Why We Eat Spicy Food Despite It Causing Pain

by : Julia Banim on : 29 Aug 2021 12:31
Why We Eat Spicy Food Despite It Causing PainFirst We Feast/YouTube

Many of us enjoy spicy food, even when it causes us to reach for a glass of milk in gasping, hand-flapping panic.

But why do we put ourselves through such pain for our favourite flaming hot dish, enduring tongue scorches and watering eyes for food that should really repel us?


While chillies are, to most of us, used as a spice or a vegetable, they’re actually fruits. And, like many fruits, they’ve developed their own survival mechanisms.

Chillies (Pxfuel)Pxfuel

Like many thing, humans pose a threat to chillies because, simply, we eat them. Similarly to fruits that have grown thorns, chillies have developed a chemical compound called capsaicin, which can cause pain for predators eating it. Birds, on the other hand, help chillies survive by spreading seeds and are immune to capsaicin.

But despite this, many of us still persevere, enjoying a sizzling vindaloo or plate of spicy chicken wings as a treat. And while our bodies may try to reject spicy food – sweating, making us salivate, our noses run and eyes water to flush it out of our system – we still devour it.


According to The Wall Street Journal, the simplest explanation for this is food preservation, with chillies serving to kill bacteria and help cover up odours and bad tastes of foods that might not be particularly fresh.

Hot curry (PxHere)PxHere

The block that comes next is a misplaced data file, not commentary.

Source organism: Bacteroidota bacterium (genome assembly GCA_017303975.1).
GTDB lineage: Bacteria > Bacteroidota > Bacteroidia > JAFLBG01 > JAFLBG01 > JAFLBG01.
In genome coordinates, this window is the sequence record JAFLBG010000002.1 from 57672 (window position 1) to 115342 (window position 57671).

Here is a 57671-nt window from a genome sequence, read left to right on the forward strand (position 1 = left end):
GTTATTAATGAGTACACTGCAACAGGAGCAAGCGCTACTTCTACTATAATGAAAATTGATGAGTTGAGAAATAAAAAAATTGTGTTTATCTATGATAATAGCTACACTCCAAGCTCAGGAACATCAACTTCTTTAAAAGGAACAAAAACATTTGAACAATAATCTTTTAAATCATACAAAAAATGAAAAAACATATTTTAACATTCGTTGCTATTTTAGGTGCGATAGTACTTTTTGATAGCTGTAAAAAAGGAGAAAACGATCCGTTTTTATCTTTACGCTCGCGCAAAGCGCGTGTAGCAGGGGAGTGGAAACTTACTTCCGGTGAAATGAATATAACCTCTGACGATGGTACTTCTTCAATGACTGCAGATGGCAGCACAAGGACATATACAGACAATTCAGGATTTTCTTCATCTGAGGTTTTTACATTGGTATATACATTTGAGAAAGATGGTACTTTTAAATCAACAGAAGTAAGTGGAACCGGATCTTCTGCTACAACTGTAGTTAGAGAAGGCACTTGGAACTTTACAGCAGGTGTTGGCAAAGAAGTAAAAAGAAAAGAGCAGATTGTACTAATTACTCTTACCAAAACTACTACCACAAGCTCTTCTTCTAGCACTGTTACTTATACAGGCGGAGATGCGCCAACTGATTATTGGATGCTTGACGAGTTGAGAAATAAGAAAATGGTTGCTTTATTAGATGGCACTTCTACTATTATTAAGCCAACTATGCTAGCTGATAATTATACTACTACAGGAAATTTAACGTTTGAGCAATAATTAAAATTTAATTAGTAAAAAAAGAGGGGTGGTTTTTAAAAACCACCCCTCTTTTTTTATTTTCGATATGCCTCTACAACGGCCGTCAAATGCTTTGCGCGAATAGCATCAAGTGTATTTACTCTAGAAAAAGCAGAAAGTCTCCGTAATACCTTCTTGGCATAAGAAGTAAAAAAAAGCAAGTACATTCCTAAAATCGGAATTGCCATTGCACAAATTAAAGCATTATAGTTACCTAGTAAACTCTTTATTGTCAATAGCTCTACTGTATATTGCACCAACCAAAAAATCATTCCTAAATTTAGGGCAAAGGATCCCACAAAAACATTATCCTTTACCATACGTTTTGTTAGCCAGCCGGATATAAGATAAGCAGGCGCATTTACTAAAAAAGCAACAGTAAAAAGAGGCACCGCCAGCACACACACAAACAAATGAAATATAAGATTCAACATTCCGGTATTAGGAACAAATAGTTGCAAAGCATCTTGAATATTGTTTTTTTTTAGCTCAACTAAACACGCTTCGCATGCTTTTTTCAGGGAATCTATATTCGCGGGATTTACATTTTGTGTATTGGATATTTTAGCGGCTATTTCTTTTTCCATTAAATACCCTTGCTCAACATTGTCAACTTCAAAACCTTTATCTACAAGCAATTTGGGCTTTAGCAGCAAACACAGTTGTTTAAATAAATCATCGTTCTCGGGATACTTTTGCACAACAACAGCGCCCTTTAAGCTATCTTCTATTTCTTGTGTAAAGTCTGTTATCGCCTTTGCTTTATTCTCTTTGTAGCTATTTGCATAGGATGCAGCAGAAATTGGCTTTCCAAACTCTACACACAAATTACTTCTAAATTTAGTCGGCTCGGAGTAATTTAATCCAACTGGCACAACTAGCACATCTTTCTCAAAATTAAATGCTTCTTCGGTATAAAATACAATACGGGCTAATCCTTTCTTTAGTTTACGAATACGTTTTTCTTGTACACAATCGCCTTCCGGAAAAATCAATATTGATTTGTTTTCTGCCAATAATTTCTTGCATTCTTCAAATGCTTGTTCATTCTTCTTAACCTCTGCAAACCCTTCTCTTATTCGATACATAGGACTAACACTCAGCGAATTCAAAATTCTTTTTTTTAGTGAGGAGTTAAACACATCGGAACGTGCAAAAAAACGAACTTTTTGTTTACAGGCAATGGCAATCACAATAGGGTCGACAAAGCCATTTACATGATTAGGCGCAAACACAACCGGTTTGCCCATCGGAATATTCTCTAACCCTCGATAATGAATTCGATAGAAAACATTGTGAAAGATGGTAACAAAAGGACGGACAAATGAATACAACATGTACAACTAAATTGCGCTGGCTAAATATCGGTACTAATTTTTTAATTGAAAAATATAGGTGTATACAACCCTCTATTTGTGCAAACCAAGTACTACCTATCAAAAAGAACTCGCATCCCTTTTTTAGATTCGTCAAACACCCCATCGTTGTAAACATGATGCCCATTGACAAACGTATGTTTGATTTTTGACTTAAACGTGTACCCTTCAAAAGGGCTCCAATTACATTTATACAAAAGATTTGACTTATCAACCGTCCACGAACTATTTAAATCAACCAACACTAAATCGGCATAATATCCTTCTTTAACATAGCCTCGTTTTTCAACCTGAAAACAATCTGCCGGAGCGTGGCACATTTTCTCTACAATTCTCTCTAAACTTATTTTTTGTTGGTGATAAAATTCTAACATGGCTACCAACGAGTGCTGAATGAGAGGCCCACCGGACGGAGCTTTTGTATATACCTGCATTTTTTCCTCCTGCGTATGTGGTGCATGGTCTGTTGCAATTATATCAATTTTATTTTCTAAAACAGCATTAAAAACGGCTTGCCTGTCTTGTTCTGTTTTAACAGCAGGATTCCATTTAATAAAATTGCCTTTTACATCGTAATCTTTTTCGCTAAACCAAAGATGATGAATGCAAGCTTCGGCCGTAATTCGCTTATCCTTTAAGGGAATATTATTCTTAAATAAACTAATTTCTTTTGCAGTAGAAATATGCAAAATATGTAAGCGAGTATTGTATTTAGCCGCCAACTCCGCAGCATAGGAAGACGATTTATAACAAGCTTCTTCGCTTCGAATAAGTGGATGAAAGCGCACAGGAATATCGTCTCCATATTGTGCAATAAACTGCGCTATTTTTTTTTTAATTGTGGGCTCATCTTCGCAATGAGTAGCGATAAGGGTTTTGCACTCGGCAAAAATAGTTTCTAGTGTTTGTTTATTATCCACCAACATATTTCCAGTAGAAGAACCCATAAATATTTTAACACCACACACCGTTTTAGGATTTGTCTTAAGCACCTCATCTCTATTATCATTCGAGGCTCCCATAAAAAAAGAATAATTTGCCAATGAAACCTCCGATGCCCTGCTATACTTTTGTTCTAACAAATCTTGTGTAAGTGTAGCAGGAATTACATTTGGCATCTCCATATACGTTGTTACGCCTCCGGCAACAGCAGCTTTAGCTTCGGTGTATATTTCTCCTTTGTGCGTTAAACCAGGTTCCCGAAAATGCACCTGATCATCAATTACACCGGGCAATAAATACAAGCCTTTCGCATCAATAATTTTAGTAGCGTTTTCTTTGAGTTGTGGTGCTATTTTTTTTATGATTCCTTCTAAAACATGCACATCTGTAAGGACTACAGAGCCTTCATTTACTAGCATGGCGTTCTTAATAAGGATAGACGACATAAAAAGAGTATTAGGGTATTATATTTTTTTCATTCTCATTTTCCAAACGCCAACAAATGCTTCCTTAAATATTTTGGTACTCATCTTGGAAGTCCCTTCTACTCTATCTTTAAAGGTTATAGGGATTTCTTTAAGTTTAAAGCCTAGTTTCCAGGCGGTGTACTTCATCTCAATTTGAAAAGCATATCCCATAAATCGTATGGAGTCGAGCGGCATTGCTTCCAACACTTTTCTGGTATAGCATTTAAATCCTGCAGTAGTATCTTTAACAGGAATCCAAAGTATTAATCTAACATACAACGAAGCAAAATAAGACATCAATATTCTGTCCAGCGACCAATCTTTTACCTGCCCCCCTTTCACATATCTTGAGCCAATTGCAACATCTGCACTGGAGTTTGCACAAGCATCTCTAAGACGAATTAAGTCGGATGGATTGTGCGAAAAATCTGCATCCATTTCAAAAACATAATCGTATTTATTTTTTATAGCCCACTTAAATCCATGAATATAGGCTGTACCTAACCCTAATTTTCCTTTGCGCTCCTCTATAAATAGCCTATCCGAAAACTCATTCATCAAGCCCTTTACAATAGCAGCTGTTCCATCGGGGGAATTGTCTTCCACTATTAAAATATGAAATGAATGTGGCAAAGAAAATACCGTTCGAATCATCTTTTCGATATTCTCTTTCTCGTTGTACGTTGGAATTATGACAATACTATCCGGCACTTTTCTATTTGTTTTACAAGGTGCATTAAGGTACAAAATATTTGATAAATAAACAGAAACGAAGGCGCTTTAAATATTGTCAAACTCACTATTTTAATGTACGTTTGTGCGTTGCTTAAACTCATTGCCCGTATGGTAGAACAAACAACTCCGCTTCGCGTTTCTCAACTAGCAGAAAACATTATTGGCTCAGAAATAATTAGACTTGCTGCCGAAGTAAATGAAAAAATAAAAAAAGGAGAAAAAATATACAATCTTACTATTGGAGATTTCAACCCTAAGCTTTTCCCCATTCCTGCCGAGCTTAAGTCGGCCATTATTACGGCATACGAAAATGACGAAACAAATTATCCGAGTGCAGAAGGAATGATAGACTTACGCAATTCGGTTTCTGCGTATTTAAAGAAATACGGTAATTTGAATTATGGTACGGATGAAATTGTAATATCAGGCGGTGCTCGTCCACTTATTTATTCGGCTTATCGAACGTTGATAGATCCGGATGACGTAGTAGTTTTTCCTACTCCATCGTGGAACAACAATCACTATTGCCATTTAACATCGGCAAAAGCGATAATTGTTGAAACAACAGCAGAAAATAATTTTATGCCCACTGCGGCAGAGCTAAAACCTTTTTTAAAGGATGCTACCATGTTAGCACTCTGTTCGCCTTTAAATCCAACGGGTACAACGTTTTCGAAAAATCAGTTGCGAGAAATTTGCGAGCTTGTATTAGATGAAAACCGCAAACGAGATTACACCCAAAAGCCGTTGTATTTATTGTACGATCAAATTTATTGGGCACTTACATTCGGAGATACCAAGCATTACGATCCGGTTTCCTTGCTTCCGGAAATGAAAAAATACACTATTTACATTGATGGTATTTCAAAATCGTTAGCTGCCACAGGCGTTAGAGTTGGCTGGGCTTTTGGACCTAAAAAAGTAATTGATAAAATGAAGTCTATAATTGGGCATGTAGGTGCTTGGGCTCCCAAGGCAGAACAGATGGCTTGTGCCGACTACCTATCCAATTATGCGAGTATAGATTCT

This would offer an explanation as to why spicy foods are usually more prevalent in hotter climates, where food preservation is harder in warmer temperatures.

Another pretty convincing theory is that eating hot food came to help find mates, as young males would eater hotter and hotter food to show off. Research has even shown a link between spicy foods and testosterone levels, as well as certain personality traits that link with pursuing social status.


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Julia Banim

Jules studied English Literature with Creative Writing at Lancaster University before earning her masters in International Relations at Leiden University in The Netherlands (Hoi!). She then trained as a journalist through News Associates in Manchester. Jules has previously worked as a mental health blogger, copywriter and freelancer for various publications.

Topics: Food, Now


The Wall Street Journal
  1. The Wall Street Journal

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